leader, Mario Soares, strongly opposed this change and the
consequence was that he broke with the Socialist Party's
leadership and got into constant clamor with Prime Minister
Aníbal Cavaço Silva.
Portuguese politics were polarized between the ruling PSD
and the Socialist Party, which were further strengthened as
a left-wing alternative following the collapse of Eastern
Europe and the Soviet Union. Still, during the 1991
parliamentary elections, PSD gained over half of the vote,
while the Socialists gained less than 30%. The victory of
Prime Minister Cavaço Silva was mainly due to the fact that
the party's orthodox liberal orientation was obscured by
social democratic demagoguery. In the same election, the
right-wing Social Center Democratic Party sank to 4% of the
vote, and its leader had to withdraw. The Communists
declined 3% over the 87 elections.
In the first half of 92 Portugal held the presidency of
the EU, and its Minister of Industry, Luis Mira de Amaral,
stated that he would promote EU industrial cooperation with
Latin America, Africa and Central Europe. In August 93,
Parliament passed restrictions on asylum law, and at the
same time made it possible to expel any foreigner from the
country. It was based on arguments to protect the labor
market, but at the same time was a step President Soares
countered. Unemployment rose to 8% with the prospect of
further increase the moment the state airline, ship and
steel yards were closed or privatized. At the same time, a
plan was to be funded by the EU - for the benefit of the
Union's poorest countries. It involved investments in
education, transport, industrial change and the creation of
The political panorama was characterized by extensive
student protests against the cost and quality of education.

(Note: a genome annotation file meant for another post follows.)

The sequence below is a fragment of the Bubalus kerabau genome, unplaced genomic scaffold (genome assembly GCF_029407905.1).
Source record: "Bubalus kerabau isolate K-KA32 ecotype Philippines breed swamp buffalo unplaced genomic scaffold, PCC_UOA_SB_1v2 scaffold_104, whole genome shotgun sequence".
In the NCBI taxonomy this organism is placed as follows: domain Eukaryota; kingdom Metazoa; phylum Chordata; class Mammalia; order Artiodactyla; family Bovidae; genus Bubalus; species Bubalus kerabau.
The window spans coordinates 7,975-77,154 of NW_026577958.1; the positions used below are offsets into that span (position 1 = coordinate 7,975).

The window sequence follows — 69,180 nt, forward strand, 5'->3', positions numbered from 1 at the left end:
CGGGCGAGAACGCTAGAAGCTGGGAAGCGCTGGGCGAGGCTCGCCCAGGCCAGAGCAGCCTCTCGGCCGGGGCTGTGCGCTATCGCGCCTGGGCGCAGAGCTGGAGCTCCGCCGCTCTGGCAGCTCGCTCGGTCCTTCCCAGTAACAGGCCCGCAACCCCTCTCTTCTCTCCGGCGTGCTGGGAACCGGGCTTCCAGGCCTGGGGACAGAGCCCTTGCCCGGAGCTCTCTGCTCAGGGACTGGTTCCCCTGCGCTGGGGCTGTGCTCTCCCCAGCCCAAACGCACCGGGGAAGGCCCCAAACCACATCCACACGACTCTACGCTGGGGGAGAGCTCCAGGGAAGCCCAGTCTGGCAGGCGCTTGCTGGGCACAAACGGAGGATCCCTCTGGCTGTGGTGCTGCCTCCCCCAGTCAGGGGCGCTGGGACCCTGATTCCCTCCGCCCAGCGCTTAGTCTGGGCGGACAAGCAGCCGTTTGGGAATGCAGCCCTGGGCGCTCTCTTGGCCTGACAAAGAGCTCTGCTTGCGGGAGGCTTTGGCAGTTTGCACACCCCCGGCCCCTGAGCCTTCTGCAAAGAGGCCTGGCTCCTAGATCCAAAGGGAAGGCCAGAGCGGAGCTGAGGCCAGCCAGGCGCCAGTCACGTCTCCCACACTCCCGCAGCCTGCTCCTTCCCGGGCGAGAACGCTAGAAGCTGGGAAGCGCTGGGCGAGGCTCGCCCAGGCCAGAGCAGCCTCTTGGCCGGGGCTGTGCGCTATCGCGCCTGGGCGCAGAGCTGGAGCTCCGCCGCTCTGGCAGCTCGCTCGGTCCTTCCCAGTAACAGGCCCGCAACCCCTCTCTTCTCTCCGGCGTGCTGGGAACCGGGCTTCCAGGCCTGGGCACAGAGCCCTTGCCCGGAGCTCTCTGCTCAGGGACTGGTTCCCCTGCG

At the same time, strikes were made with demands for wage
increases within the public sector. As the fee for crossing
the bridge into Lisbon was raised by 50%, it triggered
several blockades on the part of motorists. The government
justified the increase with the need to finance a new bridge
to be ready for the last century's world exhibition to take
place in Lisbon in 98.
The relationship between Socialist President Soares and
center-right-wing Prime Minister Cavaco Silva was getting
worse. Soares criticized the prime minister's far-reaching
powers and warned of the danger of a "majority
dictatorship". Up to the 95 elections, PSD managed to
privatize 28% of Portugal Telecom and 40% of Portucel
At the October 95 parliamentary elections, the Socialist
Party gained an absolute majority in parliament, and Antonio
Guterres was appointed new prime minister. During his ten
years in power, PSD had been oriented towards integration
into Europe and liberalism. The Socialists now benefited
from the widespread dissatisfaction with PSD's policy on
education and health. However, Guterres rushed to reassure
the financial market that the new government would not
change existing monetary policy or privatization.